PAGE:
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Review Price £224.38

Sony PFR-V1 Personal Field Speaker Headphones - Sony PFR-V1 Headphones

With such large drivers, it's no surprise that Sony bundles a small headphone amplifier in the box. This small black box is very simple with a single 3.5mm mini-jack socket that the headphones plug into. The cable at the other end of the amp plugs into your source device, and a sliding power switch activates and deactivates the unit. The amp is powered by two AAA batteries and it's still going strong after a week of heavy use. You can drive the PFR-V1s without the amp if your source has enough grunt - this is confirmed by the fact that a very long extension cable and a 3.5mm to 1/4in adapter are included, allowing you to plug into a proper hi-fi amplifier.

Sony's Personal Field Speaker moniker is borne out by the way the sound is delivered to your ears. It's hard to describe, but it simply doesn't sound as if you're listening to headphones. Instead the music seems to flow all around your head, as if you were sitting in the sweet spot of a custom built listening room with a high-end hi-fi and speaker setup. Despite the drivers being a few centimetres from your ears, the PFR-V1s manage to block out the vast majority of ambient noise, without the need to pump the volume up to ear bleeding levels. Talking of volume levels, these headphone can achieve seriously high output levels, without any distortion - put it this way, they're likely to cause you physical damage before they exhibit any sign of sound degradation.

The PFR-V1s produce a remarkable level of clarity that's complemented perfectly by the bass, which is injected directly into your ears. Every instrument and nuance of music is clearly discernable, but without the loss of cohesion that can often afflict multi-driver headphones. It also doesn't seem to matter what style of music you throw at the PFR-V1s, they simply excelled with every genre I pumped through them.

I kicked off my listening with Rockferry, the outstanding debut album from Duffy, and the PFR-V1s highlighted just how much of a vocal talent this girl is. No matter what track I listened to, Duffy's simply beautiful voice flowed through my head with a silky softness. In particular I'm Scared exhibited the impressive versatility of these headphones, with the gentle tambourine clearly heard, despite being a way behind the vocals in the mix. As the verses melt into the chorus, the percussion and string accompaniment meld perfectly with the rest of the arrangement without distracting from the vocal focus.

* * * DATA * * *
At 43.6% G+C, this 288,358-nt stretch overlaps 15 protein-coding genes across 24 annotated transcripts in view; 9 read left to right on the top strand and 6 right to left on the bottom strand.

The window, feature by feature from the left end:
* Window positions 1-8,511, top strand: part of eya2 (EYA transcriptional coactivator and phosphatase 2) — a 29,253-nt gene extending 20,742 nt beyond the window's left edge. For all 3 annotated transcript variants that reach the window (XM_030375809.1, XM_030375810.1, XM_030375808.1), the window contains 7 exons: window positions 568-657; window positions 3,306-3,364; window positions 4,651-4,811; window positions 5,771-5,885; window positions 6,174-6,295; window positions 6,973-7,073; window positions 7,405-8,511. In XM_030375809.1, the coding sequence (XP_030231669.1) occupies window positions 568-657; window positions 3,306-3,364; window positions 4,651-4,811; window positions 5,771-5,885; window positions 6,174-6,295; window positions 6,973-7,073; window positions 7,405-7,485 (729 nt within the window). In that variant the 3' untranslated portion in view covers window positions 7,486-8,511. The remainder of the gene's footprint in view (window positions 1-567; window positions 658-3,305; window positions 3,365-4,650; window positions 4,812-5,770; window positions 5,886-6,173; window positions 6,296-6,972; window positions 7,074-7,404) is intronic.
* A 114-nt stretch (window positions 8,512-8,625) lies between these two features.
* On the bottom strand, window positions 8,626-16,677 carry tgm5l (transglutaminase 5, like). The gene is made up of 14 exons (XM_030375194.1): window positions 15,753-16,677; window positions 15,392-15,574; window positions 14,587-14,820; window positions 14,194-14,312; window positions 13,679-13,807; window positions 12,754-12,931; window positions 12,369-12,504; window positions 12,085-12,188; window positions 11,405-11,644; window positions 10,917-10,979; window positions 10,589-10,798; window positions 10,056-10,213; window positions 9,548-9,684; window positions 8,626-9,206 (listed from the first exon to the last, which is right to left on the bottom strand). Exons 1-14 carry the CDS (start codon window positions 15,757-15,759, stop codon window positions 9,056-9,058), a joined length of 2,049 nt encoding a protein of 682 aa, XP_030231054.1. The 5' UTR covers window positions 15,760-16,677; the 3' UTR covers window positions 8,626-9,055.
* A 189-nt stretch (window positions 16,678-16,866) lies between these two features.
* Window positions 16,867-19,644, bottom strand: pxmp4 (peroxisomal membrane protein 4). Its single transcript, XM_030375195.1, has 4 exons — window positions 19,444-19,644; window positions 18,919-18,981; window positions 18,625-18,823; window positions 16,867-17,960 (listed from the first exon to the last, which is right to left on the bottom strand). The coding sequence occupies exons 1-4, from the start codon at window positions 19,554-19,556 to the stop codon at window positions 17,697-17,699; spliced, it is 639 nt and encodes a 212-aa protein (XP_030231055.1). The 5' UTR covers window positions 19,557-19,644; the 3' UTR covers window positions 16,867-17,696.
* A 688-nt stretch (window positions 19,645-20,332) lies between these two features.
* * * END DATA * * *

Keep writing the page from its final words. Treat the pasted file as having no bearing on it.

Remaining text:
Changing style completely I fired up the classic Smashing Pumpkins disc, Siamese Dream. The opening track, Cherub Rock is a favourite of mine - something that I was reminded of last year when we were playing too much Guitar Hero III in the office. Not only is Cherub Rock a superb rock anthem, it's also a very tough audition for headphones. It could be said that the band went over the top with the effects pedals on this track, although it's that dirty sound that gives the song its persona. The result is that some headphones will overpower the vocals with the guitars, or even turn the riffs into a distorted mess. The PFR-V1s didn't miss a beat though, and the only time I've heard the song sound better was when the band were on stage in front of me.

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